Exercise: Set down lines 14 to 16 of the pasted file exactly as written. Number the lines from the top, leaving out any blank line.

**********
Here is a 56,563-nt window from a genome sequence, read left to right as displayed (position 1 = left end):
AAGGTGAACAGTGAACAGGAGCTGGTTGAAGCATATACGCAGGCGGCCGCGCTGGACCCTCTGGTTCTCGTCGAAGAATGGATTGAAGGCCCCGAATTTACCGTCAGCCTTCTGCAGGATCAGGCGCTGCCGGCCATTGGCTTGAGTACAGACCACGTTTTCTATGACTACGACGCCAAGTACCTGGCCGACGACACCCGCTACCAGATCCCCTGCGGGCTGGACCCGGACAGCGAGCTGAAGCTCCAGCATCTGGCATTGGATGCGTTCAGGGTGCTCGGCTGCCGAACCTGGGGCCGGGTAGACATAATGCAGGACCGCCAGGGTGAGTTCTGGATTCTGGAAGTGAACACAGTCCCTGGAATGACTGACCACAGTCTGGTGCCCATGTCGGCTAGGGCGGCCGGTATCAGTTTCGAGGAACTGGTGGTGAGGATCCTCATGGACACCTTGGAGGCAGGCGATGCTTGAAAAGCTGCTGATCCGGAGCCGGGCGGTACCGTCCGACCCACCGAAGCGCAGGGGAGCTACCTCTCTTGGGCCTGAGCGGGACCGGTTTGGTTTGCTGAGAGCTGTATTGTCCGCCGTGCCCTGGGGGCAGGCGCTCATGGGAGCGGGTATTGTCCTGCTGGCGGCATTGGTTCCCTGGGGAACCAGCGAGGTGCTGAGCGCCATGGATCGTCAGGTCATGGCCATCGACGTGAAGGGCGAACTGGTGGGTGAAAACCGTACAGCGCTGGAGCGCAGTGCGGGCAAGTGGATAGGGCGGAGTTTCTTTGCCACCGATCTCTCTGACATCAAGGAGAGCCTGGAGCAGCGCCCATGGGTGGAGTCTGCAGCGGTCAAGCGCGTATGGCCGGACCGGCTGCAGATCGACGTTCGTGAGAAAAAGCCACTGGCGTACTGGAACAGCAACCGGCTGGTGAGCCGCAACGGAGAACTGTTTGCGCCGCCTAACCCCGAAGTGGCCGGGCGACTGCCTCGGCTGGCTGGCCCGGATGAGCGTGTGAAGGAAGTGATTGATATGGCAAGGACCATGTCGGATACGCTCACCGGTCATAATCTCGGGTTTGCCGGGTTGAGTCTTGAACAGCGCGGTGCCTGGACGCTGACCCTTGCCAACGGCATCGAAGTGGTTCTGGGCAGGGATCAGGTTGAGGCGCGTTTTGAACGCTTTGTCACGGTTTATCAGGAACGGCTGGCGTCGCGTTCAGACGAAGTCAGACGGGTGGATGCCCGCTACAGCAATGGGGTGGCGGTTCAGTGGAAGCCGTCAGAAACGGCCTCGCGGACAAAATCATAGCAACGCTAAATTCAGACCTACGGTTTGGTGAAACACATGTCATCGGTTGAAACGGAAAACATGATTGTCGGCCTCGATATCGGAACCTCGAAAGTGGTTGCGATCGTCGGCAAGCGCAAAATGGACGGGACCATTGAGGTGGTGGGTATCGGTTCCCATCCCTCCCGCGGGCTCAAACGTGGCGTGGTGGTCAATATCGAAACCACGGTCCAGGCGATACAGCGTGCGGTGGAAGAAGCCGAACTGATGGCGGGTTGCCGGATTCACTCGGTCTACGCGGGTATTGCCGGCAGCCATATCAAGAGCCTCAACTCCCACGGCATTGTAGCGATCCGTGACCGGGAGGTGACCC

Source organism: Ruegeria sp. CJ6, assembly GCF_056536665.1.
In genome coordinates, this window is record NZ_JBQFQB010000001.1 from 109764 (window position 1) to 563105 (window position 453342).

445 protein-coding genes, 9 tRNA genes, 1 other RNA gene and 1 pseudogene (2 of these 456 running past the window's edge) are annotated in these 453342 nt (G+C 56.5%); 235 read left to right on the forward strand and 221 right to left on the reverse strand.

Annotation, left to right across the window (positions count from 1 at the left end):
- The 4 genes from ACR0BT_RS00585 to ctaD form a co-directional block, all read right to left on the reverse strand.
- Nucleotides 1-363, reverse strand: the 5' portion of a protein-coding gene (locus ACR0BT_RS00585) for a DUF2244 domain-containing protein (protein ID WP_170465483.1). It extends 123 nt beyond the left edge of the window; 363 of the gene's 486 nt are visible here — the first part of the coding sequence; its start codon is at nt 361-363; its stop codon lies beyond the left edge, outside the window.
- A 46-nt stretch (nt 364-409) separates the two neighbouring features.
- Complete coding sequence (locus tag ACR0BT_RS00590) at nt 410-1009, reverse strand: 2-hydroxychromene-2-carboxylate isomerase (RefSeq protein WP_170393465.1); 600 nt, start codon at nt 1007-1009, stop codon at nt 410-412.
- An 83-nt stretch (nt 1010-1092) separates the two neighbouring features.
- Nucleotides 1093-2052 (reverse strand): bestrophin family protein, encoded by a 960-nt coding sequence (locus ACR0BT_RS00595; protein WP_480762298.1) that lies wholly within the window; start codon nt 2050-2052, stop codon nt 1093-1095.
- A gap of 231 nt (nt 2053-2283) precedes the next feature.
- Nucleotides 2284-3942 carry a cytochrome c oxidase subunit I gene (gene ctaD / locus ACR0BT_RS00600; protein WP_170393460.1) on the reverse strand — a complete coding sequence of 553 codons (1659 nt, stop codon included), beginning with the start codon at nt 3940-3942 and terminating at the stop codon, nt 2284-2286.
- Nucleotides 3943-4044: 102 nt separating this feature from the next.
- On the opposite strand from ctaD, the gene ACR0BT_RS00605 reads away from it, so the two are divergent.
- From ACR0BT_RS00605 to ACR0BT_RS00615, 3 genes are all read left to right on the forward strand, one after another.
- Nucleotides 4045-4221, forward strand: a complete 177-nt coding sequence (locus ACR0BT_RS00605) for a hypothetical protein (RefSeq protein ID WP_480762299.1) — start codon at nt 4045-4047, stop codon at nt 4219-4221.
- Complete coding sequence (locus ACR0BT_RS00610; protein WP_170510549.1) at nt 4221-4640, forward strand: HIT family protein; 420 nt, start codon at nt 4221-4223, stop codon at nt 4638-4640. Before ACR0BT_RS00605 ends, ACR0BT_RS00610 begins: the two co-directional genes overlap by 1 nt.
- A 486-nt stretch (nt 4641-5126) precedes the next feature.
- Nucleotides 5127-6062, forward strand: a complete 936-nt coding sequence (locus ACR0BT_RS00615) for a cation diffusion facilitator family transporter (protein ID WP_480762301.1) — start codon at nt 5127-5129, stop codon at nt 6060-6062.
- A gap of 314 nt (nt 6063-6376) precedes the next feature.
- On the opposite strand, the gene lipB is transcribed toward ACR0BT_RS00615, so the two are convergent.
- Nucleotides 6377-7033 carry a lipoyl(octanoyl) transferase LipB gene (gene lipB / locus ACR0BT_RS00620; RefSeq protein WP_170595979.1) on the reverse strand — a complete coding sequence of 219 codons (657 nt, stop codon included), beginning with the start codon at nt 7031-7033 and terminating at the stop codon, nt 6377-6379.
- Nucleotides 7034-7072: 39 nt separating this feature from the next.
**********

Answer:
- Nucleotides 2284-3942 carry a cytochrome c oxidase subunit I gene (gene ctaD / locus ACR0BT_RS00600; protein WP_170393460.1) on the reverse strand — a complete coding sequence of 553 codons (1659 nt, stop codon included), beginning with the start codon at nt 3940-3942 and terminating at the stop codon, nt 2284-2286.
- Nucleotides 3943-4044: 102 nt separating this feature from the next.
- On the opposite strand from ctaD, the gene ACR0BT_RS00605 reads away from it, so the two are divergent.